You will need to adjust your brush size up and down to make large and small adjustments.

One thing you will quickly find when you are distorting or moving something digitally is that other things can also move. Unfortunately, parts of the adjacent tooth or a nearby lip in the image could shift, so be careful. To avoid this problem, create a digital "mask." (Think of it as using masking tape, like to avoid getting paint on certain areas when you're painting a wall.) The tool inside the Liquify filter is called the Freeze Mask tool (Figure 11). With this, you indicate what you want to mask-wherever you don't want digital changes to take place. You can adjust the size of the brush larger or smaller by moving the slider left or right in the Properties window in the upper right of the Liquify tool interface (Figure 12).

This can be used in many ways. In the case of the patient photographed, she has an asymmetric upper lip movement, so it is better to first balance out the lip movement as not to have to distort the teeth for the presentation for the patient. In Figure 13, the Freeze Mask tool is used to "paint" or mask the gingiva and teeth on the patient's left side so when the lip is moved down digitally, nothing below the mask moves down with it. The lower edge of negative space is also masked up to the edge of the lower lip on the patient's left, as also there is an asymmetry to lower lip movement (Figure 13). Using the Forward Warp tool, move the upper and lower lip until lip movement balances on the right and the left (Figure 14).

Use the Freeze Mask tool as necessary to mask areas of adjacent teeth or lips (Figure 15) that you don't want to change digitally and the use the Forward Warp tool to "morph" a new tooth shape (Figure 16). Repeat this for each tooth. To erase the mask, use the Thaw Mask tool (Figure 17), which works like an eraser; just activate it and paint over the freeze mask to erase it to continue to next tooth (Figure 18). Use a combination of freeze masking, thawing, and warping to reshape the gingiva and teeth as desired (Figure 19).

Dodge Tool

In Photoshop, it is easy to lighten or darken an entire image, but in our case we would like to selectively lighten areas of the image-a tooth. For this, the authors use the Dodge tool (Figure 20).

Select the whitening tool (Dodge tool) to brighten the teeth. In the Dodge tool control panel, click on mid-tones and set the exposure to about 15% and with the drop-down arrow active, set the brush hardness to zero (Figure 21). Adjust brush size to about one-third the size of the tooth, using the technique described earlier. Click on the areas of the tooth you want brightened. At the settings described, the tooth will brighten about one-eighth of a value group of a Vita 3D master shade with each click (Figure 22). Performing the changes on only one side of the mouth allows the patient to compare the new smile design to their original teeth before agreeing to treatment. Figure 23 shows the whole mouth bleached.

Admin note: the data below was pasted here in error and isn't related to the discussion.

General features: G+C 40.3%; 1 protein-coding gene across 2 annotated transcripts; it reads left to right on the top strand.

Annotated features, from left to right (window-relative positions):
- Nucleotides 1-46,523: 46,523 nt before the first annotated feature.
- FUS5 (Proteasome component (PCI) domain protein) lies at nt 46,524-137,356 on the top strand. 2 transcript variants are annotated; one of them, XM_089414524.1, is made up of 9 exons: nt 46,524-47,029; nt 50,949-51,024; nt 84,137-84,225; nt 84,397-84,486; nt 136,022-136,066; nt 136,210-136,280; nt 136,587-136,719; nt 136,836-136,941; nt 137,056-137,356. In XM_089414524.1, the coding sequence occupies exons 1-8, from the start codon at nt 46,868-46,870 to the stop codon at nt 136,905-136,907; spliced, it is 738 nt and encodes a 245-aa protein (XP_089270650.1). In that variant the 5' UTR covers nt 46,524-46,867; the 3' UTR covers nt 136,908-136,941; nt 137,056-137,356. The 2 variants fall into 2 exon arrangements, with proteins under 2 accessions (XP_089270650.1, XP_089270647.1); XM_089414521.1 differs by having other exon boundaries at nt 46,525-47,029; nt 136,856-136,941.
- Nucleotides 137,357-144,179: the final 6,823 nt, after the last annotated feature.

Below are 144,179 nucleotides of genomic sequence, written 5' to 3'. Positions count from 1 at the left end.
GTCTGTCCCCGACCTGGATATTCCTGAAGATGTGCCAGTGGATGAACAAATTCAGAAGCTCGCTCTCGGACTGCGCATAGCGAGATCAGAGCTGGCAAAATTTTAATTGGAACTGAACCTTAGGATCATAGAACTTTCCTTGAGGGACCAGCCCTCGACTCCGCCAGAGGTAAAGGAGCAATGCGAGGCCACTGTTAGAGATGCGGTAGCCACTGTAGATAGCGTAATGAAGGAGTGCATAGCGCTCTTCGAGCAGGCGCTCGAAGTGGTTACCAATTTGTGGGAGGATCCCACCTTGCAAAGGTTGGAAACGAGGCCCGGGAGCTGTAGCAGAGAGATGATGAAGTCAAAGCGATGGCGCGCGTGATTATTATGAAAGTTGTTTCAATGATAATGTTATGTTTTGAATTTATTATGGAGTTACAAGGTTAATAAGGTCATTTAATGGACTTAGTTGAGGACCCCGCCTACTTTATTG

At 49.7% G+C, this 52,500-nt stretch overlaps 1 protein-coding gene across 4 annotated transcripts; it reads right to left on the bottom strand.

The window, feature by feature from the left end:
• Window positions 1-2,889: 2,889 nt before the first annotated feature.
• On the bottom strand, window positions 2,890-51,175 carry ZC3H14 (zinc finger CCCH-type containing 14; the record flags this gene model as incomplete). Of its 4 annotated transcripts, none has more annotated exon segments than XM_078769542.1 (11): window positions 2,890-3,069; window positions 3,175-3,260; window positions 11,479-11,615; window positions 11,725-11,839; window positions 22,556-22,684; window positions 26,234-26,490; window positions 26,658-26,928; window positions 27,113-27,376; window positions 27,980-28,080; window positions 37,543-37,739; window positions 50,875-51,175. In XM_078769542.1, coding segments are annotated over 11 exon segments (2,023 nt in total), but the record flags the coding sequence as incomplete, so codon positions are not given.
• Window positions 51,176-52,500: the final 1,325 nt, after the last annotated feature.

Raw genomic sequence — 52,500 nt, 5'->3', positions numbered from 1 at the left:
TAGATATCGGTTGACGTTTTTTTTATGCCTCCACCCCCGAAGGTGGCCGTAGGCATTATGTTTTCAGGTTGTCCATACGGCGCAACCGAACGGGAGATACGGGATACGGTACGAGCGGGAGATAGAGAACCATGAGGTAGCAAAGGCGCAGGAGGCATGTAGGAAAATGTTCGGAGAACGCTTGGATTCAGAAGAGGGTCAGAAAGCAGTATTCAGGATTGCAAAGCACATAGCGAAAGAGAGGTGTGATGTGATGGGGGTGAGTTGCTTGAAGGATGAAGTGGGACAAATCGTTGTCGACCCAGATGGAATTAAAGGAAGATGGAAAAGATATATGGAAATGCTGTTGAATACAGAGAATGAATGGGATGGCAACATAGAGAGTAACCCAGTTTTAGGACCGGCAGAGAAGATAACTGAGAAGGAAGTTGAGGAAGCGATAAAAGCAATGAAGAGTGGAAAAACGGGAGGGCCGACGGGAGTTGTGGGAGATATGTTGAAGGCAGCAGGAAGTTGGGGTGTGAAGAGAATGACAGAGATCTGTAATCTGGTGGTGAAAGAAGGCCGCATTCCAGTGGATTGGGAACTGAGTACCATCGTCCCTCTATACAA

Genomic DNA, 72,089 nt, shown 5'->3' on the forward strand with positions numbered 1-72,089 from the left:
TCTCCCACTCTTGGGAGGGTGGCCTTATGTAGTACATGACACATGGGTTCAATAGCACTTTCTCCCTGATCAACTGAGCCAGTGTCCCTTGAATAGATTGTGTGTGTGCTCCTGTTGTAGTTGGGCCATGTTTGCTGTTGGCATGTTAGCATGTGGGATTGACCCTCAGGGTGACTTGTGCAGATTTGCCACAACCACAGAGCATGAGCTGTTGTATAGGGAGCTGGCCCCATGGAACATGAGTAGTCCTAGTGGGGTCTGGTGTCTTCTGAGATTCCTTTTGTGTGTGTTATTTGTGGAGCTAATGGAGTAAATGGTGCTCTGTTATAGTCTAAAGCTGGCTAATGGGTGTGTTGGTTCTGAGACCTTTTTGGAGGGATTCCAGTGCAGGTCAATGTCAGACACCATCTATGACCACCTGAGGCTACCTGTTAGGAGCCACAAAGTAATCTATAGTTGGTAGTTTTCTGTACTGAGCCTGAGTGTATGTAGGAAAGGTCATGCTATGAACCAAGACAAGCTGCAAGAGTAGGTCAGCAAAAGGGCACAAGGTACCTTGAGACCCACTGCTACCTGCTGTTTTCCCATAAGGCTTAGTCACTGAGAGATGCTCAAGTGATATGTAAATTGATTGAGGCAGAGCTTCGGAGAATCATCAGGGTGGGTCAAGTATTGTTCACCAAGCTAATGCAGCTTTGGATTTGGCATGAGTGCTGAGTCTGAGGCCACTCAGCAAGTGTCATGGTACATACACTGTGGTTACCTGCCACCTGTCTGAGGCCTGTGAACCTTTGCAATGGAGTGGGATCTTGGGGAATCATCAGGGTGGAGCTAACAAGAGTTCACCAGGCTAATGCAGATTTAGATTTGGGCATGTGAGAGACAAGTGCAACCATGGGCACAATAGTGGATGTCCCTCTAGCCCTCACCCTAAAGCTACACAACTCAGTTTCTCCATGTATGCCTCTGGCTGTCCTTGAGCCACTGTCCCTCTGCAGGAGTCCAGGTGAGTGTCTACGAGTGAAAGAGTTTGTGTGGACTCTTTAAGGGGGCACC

Simple Photoshop Smile Design Using Select, Transform, and Warp Tools

Some of the fastest ways to digitally redesign teeth in Photoshop are by using the Selection, Free Transform, and Warp Transform tools to create new teeth. Using the Select tool is very similar to setting a margin after making a digital impression, so it should be an easily learned skill for many. Using the same pre-operative image previously (after the digital lip adjustments), zoom in on the nicest-looking existing central incisor-in this case, tooth No. 8 (Figure 24).

Polygon Lasso Tool

1. Activate the Polygon Lasso tool in the Tool menu on the left. The icon looks like a coat hanger (Figure 25).

2. Start at one point at the margin of the tooth, click to set points, and "trace" the shape of the existing tooth. Once you are back at the beginning (or first set point) double-click to close the loop (Figure 26).

3. The selection can be smoothed so its edges will blend in with its surroundings as it is moved to a new area. To do this, activate the Select and Mask icon in the control panel for the Selection tool (Figure 27). To smooth the edges in the Properties window in the Smooth and Mask control, the authors generally use the Overlay view, smooth 10 pixels, feather 1 pixel (Figure 28). You will see the edge of the selection soften. Once done, click OK to apply the smoothing effect.